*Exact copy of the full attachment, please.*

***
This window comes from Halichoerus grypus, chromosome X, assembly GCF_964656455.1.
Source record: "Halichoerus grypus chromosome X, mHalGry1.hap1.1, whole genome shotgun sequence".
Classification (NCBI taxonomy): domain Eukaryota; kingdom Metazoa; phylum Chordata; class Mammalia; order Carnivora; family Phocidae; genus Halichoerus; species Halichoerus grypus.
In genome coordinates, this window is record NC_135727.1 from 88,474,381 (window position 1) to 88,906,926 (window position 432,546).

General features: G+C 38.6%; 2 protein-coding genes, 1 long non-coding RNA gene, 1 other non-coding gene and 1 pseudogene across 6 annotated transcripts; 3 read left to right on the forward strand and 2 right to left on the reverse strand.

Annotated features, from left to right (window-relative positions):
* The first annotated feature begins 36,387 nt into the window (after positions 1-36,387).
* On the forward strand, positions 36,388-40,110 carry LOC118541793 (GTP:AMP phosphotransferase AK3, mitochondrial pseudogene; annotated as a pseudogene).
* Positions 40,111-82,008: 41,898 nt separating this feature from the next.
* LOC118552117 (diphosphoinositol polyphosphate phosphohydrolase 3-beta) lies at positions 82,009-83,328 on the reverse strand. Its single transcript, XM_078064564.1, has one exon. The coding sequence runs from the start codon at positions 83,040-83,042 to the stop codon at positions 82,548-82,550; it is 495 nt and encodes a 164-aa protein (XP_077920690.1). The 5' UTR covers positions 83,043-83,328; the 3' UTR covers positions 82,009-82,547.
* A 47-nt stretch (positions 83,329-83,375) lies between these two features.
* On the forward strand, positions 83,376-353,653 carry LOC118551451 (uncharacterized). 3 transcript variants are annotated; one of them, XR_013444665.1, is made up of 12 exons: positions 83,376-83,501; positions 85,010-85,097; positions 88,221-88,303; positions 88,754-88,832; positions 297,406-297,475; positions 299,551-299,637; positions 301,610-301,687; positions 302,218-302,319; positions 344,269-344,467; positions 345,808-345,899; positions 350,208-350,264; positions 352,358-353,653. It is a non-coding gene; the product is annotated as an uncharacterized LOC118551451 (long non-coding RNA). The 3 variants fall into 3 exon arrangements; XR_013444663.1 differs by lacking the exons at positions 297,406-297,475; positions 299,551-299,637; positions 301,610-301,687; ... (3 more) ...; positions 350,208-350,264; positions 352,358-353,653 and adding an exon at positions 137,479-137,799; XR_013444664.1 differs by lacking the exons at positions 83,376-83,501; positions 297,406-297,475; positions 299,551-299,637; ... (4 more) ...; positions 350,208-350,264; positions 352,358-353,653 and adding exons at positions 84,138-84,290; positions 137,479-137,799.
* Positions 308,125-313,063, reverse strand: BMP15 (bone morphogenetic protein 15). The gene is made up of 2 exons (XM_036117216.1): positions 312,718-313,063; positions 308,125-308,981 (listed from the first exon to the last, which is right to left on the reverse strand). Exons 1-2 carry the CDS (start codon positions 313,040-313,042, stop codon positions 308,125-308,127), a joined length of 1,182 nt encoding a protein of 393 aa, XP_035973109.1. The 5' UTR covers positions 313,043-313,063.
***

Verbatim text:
This window comes from Halichoerus grypus, chromosome X, assembly GCF_964656455.1.
Source record: "Halichoerus grypus chromosome X, mHalGry1.hap1.1, whole genome shotgun sequence".
Classification (NCBI taxonomy): domain Eukaryota; kingdom Metazoa; phylum Chordata; class Mammalia; order Carnivora; family Phocidae; genus Halichoerus; species Halichoerus grypus.
In genome coordinates, this window is record NC_135727.1 from 88,474,381 (window position 1) to 88,906,926 (window position 432,546).

General features: G+C 38.6%; 2 protein-coding genes, 1 long non-coding RNA gene, 1 other non-coding gene and 1 pseudogene across 6 annotated transcripts; 3 read left to right on the forward strand and 2 right to left on the reverse strand.

Annotated features, from left to right (window-relative positions):
* The first annotated feature begins 36,387 nt into the window (after positions 1-36,387).
* On the forward strand, positions 36,388-40,110 carry LOC118541793 (GTP:AMP phosphotransferase AK3, mitochondrial pseudogene; annotated as a pseudogene).
* Positions 40,111-82,008: 41,898 nt separating this feature from the next.
* LOC118552117 (diphosphoinositol polyphosphate phosphohydrolase 3-beta) lies at positions 82,009-83,328 on the reverse strand. Its single transcript, XM_078064564.1, has one exon. The coding sequence runs from the start codon at positions 83,040-83,042 to the stop codon at positions 82,548-82,550; it is 495 nt and encodes a 164-aa protein (XP_077920690.1). The 5' UTR covers positions 83,043-83,328; the 3' UTR covers positions 82,009-82,547.
* A 47-nt stretch (positions 83,329-83,375) lies between these two features.
* On the forward strand, positions 83,376-353,653 carry LOC118551451 (uncharacterized). 3 transcript variants are annotated; one of them, XR_013444665.1, is made up of 12 exons: positions 83,376-83,501; positions 85,010-85,097; positions 88,221-88,303; positions 88,754-88,832; positions 297,406-297,475; positions 299,551-299,637; positions 301,610-301,687; positions 302,218-302,319; positions 344,269-344,467; positions 345,808-345,899; positions 350,208-350,264; positions 352,358-353,653. It is a non-coding gene; the product is annotated as an uncharacterized LOC118551451 (long non-coding RNA). The 3 variants fall into 3 exon arrangements; XR_013444663.1 differs by lacking the exons at positions 297,406-297,475; positions 299,551-299,637; positions 301,610-301,687; ... (3 more) ...; positions 350,208-350,264; positions 352,358-353,653 and adding an exon at positions 137,479-137,799; XR_013444664.1 differs by lacking the exons at positions 83,376-83,501; positions 297,406-297,475; positions 299,551-299,637; ... (4 more) ...; positions 350,208-350,264; positions 352,358-353,653 and adding exons at positions 84,138-84,290; positions 137,479-137,799.
* Positions 308,125-313,063, reverse strand: BMP15 (bone morphogenetic protein 15). The gene is made up of 2 exons (XM_036117216.1): positions 312,718-313,063; positions 308,125-308,981 (listed from the first exon to the last, which is right to left on the reverse strand). Exons 1-2 carry the CDS (start codon positions 313,040-313,042, stop codon positions 308,125-308,127), a joined length of 1,182 nt encoding a protein of 393 aa, XP_035973109.1. The 5' UTR covers positions 313,043-313,063.